George Nelson on creating a Design-Driven Company. Lessons learned from D.J. DePree of Herman Miller: Honesty. Quality. Respect. Be the Best.
Aug 17, 2012 thinking design
In 1984, Herman Miller asked George Nelson to write an essay on the nature of his design relationship with Herman Miller. The link below will take you to Fast Company’s site where there is an edited version the result. Nelson reflects on unfaltering trust the company’s owner, D.J. DePree, had in his designers (Charles and Ray Eames, etc), which resulted not only in superior products but a never-before-used marketing tactic.
From Fast Company:
“To describe this (D.J. DePree’s) moral base is almost impossible, for it all comes out as shopworn truisms: honesty is the best policy; the customer is entitled to the very best quality you can produce; the workers are entitled to respect and fair compensation; the designs have to be the best that can be created whether they conform with prevailing fashions or not. Pious platitudes–until you try to put them into action.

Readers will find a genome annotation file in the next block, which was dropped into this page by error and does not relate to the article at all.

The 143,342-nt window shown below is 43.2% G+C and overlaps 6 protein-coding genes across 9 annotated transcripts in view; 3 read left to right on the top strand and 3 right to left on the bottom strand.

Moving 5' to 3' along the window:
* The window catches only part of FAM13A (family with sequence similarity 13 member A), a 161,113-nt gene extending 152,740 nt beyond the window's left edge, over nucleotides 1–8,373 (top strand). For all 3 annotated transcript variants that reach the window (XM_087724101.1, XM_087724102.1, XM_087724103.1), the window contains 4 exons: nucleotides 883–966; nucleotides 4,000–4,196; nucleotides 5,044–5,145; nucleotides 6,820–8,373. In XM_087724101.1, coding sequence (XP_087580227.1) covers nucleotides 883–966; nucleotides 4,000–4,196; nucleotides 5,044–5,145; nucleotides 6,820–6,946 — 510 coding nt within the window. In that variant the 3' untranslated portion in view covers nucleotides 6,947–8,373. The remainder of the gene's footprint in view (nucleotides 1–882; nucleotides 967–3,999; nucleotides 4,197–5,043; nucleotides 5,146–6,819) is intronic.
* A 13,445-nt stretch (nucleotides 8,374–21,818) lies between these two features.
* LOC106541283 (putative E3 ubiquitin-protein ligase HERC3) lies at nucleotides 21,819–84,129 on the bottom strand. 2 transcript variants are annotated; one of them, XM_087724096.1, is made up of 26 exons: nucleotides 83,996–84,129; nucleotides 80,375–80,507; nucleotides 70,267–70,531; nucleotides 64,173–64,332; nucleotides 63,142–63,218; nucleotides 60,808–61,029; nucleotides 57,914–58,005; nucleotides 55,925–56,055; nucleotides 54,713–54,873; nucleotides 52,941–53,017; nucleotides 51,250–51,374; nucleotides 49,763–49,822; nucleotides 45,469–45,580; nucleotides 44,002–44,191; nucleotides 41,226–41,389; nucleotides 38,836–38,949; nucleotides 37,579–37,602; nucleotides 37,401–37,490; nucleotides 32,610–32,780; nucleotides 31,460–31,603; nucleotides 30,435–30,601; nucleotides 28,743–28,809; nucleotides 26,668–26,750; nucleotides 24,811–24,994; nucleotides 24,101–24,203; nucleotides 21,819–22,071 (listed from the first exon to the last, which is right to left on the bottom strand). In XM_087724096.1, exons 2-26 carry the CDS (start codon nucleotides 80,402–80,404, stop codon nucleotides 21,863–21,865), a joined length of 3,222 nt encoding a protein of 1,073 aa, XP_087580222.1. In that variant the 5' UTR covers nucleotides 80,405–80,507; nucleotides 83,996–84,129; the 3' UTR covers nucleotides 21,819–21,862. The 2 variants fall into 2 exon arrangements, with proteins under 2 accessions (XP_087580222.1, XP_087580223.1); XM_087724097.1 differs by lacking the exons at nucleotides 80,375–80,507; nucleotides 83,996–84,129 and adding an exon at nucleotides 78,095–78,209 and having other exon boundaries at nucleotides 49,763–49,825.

What D.J. did to his designers was instill in them his belief that what they were doing was important. Because it was important, he trusted them without reservations of any kind. I remember a scrap of a conversation with Charles Eames at his then-new house in Pacific Palisades. “Sometimes I wake up in the middle of the night in a panic,” he remarked, “because I am suddenly wondering if that last stuff we sent to Zeeland was good enough. I don’t think I could take if we failed D.J.’s trust, and let him down. Does it ever worry you?”
Yes, it worried me. How could it not? Total trust is a rare privilege, but also a heavy burden. One’s integrity is at stake.”Full article: 1 | The Legendary George Nelson On Creating A Design-Driven Company | Co.Design: business + innovation + design